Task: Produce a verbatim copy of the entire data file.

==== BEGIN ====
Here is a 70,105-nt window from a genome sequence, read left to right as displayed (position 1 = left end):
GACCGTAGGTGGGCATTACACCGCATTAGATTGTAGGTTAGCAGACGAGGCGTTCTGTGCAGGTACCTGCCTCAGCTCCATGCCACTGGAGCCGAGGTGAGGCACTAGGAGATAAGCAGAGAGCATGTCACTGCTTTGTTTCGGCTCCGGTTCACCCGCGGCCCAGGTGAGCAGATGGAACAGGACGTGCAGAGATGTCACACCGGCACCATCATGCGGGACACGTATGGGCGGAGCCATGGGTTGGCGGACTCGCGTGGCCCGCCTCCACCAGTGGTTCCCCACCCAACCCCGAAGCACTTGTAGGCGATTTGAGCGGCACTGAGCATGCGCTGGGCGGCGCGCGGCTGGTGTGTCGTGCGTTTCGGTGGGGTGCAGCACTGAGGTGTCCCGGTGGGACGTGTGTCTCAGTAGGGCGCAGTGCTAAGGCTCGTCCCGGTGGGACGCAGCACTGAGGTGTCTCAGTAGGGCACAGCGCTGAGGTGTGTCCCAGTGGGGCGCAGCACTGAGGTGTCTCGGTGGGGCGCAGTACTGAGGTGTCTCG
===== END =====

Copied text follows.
Here is a 70,105-nt window from a genome sequence, read left to right as displayed (position 1 = left end):
GACCGTAGGTGGGCATTACACCGCATTAGATTGTAGGTTAGCAGACGAGGCGTTCTGTGCAGGTACCTGCCTCAGCTCCATGCCACTGGAGCCGAGGTGAGGCACTAGGAGATAAGCAGAGAGCATGTCACTGCTTTGTTTCGGCTCCGGTTCACCCGCGGCCCAGGTGAGCAGATGGAACAGGACGTGCAGAGATGTCACACCGGCACCATCATGCGGGACACGTATGGGCGGAGCCATGGGTTGGCGGACTCGCGTGGCCCGCCTCCACCAGTGGTTCCCCACCCAACCCCGAAGCACTTGTAGGCGATTTGAGCGGCACTGAGCATGCGCTGGGCGGCGCGCGGCTGGTGTGTCGTGCGTTTCGGTGGGGTGCAGCACTGAGGTGTCCCGGTGGGACGTGTGTCTCAGTAGGGCGCAGTGCTAAGGCTCGTCCCGGTGGGACGCAGCACTGAGGTGTCTCAGTAGGGCACAGCGCTGAGGTGTGTCCCAGTGGGGCGCAGCACTGAGGTGTCTCGGTGGGGCGCAGTACTGAGGTGTCTCG